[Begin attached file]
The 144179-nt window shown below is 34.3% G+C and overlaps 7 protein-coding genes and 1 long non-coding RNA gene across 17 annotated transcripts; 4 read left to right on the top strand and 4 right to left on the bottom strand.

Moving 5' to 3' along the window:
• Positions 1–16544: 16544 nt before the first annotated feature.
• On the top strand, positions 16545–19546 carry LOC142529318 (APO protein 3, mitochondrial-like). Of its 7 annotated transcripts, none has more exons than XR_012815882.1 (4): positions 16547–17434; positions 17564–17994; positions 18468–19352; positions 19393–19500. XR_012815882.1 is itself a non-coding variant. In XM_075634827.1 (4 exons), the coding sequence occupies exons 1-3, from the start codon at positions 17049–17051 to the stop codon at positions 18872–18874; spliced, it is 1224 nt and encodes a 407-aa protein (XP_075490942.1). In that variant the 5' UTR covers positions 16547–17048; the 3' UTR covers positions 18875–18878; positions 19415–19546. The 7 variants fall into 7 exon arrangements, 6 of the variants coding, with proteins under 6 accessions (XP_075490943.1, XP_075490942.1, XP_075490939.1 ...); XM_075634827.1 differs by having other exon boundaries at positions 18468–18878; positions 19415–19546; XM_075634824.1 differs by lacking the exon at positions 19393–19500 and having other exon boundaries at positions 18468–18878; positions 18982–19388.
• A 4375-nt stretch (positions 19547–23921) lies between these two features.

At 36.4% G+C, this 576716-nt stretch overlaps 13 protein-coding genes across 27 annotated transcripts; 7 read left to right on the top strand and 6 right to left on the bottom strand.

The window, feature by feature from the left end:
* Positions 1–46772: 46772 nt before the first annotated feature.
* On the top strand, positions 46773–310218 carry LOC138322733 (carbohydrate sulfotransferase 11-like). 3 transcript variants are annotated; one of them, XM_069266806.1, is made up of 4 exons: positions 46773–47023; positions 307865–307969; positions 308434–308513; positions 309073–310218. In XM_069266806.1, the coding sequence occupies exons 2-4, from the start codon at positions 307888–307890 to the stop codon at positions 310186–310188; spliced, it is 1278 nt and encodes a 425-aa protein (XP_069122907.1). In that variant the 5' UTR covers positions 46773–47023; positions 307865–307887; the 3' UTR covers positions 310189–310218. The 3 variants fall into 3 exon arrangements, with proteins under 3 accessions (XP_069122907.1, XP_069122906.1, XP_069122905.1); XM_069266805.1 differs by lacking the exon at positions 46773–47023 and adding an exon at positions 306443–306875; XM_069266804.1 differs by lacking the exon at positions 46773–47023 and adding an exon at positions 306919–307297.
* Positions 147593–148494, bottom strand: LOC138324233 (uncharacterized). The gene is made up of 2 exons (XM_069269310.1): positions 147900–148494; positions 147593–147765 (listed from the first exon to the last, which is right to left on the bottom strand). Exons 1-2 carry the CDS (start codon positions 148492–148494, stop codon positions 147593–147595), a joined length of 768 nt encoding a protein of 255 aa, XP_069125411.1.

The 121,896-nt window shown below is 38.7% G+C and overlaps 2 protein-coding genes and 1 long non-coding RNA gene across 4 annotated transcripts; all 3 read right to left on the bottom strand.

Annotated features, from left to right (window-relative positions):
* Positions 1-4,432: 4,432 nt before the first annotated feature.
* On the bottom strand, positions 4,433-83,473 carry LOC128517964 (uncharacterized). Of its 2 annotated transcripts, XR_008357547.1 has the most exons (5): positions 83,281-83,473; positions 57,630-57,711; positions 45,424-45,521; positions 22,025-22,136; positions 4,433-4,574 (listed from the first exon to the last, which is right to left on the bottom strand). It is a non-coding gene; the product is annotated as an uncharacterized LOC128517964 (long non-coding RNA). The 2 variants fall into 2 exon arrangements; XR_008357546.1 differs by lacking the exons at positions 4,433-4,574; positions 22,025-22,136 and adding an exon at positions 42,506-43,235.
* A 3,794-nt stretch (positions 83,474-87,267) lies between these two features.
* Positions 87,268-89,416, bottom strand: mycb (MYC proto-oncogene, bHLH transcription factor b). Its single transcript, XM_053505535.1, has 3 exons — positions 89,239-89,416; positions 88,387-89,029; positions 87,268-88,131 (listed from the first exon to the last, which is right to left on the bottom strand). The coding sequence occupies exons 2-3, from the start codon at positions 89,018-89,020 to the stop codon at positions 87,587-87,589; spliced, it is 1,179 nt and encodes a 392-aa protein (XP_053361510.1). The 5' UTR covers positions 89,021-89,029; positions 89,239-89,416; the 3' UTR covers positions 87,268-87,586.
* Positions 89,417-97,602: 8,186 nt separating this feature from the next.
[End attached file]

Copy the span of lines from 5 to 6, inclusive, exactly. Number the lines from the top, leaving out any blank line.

• A 4375-nt stretch (positions 19547–23921) lies between these two features.

At 36.4% G+C, this 576716-nt stretch overlaps 13 protein-coding genes across 27 annotated transcripts; 7 read left to right on the top strand and 6 right to left on the bottom strand.